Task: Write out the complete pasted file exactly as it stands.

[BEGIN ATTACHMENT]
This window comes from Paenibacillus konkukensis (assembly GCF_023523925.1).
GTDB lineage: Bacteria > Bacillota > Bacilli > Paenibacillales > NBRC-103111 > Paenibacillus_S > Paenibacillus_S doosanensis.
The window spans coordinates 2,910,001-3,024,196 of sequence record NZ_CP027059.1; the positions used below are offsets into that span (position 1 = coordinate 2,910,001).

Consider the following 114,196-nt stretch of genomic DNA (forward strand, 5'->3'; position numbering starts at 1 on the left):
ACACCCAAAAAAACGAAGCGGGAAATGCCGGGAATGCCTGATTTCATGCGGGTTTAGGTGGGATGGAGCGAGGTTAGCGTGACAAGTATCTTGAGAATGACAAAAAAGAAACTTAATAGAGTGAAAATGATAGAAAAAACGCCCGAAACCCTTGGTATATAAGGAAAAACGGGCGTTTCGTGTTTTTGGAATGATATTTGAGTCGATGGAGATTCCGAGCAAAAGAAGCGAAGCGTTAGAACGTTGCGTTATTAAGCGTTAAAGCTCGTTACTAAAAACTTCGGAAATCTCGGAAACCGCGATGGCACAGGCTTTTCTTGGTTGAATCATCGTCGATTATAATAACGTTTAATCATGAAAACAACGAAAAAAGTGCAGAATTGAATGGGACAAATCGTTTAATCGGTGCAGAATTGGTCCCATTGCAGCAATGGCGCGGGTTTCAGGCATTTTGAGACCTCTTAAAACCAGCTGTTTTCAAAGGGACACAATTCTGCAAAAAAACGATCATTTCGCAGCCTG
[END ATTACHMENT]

This window comes from Paenibacillus konkukensis (assembly GCF_023523925.1).
GTDB lineage: Bacteria > Bacillota > Bacilli > Paenibacillales > NBRC-103111 > Paenibacillus_S > Paenibacillus_S doosanensis.
The window spans coordinates 2,910,001-3,024,196 of sequence record NZ_CP027059.1; the positions used below are offsets into that span (position 1 = coordinate 2,910,001).

Consider the following 114,196-nt stretch of genomic DNA (forward strand, 5'->3'; position numbering starts at 1 on the left):
ACACCCAAAAAAACGAAGCGGGAAATGCCGGGAATGCCTGATTTCATGCGGGTTTAGGTGGGATGGAGCGAGGTTAGCGTGACAAGTATCTTGAGAATGACAAAAAAGAAACTTAATAGAGTGAAAATGATAGAAAAAACGCCCGAAACCCTTGGTATATAAGGAAAAACGGGCGTTTCGTGTTTTTGGAATGATATTTGAGTCGATGGAGATTCCGAGCAAAAGAAGCGAAGCGTTAGAACGTTGCGTTATTAAGCGTTAAAGCTCGTTACTAAAAACTTCGGAAATCTCGGAAACCGCGATGGCACAGGCTTTTCTTGGTTGAATCATCGTCGATTATAATAACGTTTAATCATGAAAACAACGAAAAAAGTGCAGAATTGAATGGGACAAATCGTTTAATCGGTGCAGAATTGGTCCCATTGCAGCAATGGCGCGGGTTTCAGGCATTTTGAGACCTCTTAAAACCAGCTGTTTTCAAAGGGACACAATTCTGCAAAAAAACGATCATTTCGCAGCCTG